Census proceeds with $500 million marketing plan for embattled 2020 CensusThe 2020 Census faces legal challenges regarding the potential undercount of minorities and residents who may not be U.S. citizens. Credit: David Pendered
By David Pendered
The Census Bureau on Monday unveiled the $500 million communication platform for the 2020 count of the nation’s population – “Shape your future. START HERE.” The release comes as the decennial count remains mired in litigation brought by several states and the NAACP.
A statement from the Census Bureau director appears to respond to concerns raised in lawsuits. Judges have ruled against the Census process in at least two cases:
- The NAACP contends in U.S. District Court in Maryland the counting process is underfunded and will result in an undercount of blacks and other minorities, leading to a lack of congressional representation and federal funding for non-white communities. A judge ruled in favor of the NAACP in January.
- New York and other states contend in U.S. District Court in Manhattan a question about citizenship added by the Trump administration will result in an undercount of some respondents. A judge ruled in favor of the states in January.
Census Bureau Director Steven Dillingham, a career federal executive who was sworn into the position Jan. 7, said in the statement released Monday:
- “We undertook an unprecedented amount of research to help us learn more about what potential barriers, attitudes and motivators America had about participating in the upcoming census.
- “The 2020 platform arose from that research, and has been rigorously tested to ensure that our campaign effectively communicates that when the public responds to the 2020 Census, they will know they are helping to shape the future of their community for the next 10 years.”
The statement goes on to describe the outreach efforts intended to reach the public. Questions are to be delivered in English and 12 other languages. The statement said the $500 million communications platform is intended to allow the Census Bureau partners:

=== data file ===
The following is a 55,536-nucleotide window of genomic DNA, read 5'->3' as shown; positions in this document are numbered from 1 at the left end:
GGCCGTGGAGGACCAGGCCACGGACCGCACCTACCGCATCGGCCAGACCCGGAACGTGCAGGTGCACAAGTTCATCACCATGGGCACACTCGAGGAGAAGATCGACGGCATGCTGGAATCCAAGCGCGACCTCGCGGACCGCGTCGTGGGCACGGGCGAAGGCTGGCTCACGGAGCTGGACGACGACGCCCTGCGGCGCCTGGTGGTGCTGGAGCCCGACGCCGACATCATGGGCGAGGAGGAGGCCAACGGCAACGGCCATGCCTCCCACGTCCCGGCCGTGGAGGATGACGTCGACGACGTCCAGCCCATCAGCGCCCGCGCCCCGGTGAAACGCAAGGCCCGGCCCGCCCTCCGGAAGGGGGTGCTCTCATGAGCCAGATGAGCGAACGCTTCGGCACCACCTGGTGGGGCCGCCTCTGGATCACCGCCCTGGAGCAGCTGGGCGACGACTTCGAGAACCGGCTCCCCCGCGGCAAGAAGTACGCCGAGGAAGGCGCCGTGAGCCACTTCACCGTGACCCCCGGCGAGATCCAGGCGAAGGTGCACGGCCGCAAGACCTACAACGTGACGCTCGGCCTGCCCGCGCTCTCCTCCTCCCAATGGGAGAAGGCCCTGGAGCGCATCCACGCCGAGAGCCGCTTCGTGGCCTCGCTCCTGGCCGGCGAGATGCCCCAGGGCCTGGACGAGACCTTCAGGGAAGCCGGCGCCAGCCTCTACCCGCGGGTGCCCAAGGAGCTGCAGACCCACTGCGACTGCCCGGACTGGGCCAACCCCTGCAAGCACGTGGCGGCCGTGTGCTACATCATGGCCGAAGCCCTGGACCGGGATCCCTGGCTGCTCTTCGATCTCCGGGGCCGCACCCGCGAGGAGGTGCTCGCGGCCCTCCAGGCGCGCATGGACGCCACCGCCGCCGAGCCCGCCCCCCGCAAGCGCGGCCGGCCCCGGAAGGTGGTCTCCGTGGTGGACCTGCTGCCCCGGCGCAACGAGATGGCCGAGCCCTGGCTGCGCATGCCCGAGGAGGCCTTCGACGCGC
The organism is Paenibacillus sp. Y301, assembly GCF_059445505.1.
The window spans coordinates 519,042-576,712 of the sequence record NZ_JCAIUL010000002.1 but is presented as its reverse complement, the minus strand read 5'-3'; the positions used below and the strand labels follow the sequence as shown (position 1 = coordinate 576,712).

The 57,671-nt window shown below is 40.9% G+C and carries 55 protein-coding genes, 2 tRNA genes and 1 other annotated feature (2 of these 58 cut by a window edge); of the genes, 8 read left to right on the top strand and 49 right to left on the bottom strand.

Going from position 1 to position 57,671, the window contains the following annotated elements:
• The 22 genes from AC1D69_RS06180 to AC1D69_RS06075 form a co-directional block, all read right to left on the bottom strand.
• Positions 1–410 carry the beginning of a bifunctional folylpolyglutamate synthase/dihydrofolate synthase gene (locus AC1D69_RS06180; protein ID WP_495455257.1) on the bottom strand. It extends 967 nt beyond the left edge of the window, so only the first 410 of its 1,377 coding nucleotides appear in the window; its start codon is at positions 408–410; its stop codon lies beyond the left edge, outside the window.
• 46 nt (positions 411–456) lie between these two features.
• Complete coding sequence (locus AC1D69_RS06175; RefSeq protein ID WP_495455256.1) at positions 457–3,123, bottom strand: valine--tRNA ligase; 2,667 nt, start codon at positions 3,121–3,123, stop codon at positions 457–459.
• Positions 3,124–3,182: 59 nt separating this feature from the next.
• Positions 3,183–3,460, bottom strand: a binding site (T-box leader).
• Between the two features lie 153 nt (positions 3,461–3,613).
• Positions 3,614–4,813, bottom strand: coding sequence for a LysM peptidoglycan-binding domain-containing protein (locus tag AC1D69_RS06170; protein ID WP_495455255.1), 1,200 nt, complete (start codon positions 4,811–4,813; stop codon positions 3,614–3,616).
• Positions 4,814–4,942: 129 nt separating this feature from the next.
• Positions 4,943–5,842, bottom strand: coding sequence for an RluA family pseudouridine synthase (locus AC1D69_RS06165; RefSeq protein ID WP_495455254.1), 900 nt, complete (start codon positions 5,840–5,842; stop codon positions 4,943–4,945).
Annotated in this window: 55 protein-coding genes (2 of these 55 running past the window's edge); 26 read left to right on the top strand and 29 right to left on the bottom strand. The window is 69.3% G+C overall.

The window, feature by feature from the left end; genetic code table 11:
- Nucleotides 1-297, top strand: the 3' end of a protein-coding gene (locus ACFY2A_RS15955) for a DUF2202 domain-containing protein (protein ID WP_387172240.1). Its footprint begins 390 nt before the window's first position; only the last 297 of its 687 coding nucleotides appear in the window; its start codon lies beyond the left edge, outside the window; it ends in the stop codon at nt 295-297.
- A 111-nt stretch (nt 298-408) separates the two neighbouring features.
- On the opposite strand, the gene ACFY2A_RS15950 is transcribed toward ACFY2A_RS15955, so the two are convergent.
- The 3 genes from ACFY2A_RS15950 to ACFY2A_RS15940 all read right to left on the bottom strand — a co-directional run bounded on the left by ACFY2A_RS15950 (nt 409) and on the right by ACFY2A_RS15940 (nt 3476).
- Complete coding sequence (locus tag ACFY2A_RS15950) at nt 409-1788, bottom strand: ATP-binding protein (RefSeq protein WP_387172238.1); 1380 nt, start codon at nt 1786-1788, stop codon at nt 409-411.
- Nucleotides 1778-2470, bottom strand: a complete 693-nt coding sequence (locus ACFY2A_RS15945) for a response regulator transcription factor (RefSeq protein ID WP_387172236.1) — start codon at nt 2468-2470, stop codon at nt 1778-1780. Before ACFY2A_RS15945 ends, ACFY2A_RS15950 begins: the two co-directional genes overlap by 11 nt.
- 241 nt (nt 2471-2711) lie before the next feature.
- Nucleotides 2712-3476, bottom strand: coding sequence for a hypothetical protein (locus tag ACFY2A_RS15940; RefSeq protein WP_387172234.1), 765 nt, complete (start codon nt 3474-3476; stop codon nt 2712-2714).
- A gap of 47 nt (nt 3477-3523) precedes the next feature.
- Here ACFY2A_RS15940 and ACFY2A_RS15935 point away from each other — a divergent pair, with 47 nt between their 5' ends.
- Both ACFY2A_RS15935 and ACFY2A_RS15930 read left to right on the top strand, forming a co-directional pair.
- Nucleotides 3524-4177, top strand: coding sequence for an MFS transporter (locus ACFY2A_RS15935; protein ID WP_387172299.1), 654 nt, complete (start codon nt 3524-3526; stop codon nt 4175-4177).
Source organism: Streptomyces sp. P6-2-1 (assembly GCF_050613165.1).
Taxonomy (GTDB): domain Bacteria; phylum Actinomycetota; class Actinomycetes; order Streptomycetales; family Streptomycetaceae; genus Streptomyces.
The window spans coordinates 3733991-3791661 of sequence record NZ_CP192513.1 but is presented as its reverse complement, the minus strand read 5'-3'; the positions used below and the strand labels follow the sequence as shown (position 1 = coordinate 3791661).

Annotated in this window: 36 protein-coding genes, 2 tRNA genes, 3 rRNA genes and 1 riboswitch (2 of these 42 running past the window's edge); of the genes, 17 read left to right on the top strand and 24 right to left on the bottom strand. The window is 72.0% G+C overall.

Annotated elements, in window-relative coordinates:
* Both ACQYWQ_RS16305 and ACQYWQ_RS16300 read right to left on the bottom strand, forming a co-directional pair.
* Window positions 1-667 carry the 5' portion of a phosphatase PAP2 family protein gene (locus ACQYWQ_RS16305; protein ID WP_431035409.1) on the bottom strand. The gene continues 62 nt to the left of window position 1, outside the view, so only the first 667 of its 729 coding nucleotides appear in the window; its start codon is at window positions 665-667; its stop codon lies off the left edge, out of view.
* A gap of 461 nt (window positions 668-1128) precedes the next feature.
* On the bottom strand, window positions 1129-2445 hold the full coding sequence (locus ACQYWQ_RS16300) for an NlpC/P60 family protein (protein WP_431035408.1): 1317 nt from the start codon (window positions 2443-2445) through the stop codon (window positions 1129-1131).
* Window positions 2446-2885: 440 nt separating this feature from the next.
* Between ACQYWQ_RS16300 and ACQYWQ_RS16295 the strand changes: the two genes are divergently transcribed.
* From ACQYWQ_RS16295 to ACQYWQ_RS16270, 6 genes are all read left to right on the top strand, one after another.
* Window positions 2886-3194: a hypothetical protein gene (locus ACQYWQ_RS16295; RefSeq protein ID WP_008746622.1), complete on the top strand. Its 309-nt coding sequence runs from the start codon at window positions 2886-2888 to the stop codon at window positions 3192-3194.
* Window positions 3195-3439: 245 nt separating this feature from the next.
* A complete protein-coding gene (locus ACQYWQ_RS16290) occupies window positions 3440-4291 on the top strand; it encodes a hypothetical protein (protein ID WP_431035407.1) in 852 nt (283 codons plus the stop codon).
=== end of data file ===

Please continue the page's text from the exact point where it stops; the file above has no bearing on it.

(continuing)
- “[T]o determine how they can complement the $500 million communications campaign created by the Census Bureau and VMLY&R.”
The agency, VMLY&R, was created in September through the merger of VML and Y&R, according to a statement released following the merger. Y&R is the former Young & Rubicam, which in 2016 won the Census 2020 account, which at the time was estimated at $415 million, according to a report by adage.com.
The statement comes on the heels of a Jan. 29 ruling in the case brought by NAACP and a Jan. 15 ruling in a case brought by New York and other states.
In ruling for the NAACP, U.S. District Court Judge Paul Grimm supported the NAACP contentions that the Census Bureau does not now have sufficient funding appropriated to pay for an accurate count. The recent governmental shutdown didn’t help the bureau’s case, Grimm wrote:
- “I can judicially notice that the Bureau endured a 35-day lapse in appropriations during the recent partial shutdown of the federal government….
- “Additionally, it appears that printing of the census questionnaire is imminent, as it ‘is set to take place this summer,’ yet “the company contracted to print the forms went bankrupt” and the Bureau has not “announce[d] a new one” (and may not be able to pay one this summer), which strengthens Plaintiffs’ argument [NAACP] that Defendants [Census Bureau] cannot prepare without proper funding.”
In a ruling dated Jan. 15, U.S. District Judge Jesse Furman, of U.S. District Court in New York, ruled against the decision by Commerce Secretary Wilbur Ross to include the question about citizenship. Furman outlined a number of responsibilities that go into the crafting of the decennial census – including complying with congressional policy and following lawful procedures – and concluded:
- “Measured against these standards, Secretary Ross’s decision to add a citizenship question to the 2020 Census – even if it did not violate the Constitution itself – was unlawful for a multitude of independent reasons and must be set aside. To conclude otherwise and let Secretary Ross’s decision stand would undermine the proposition – central to the rule of law – that ours is a ‘government of the people, and not of men.’”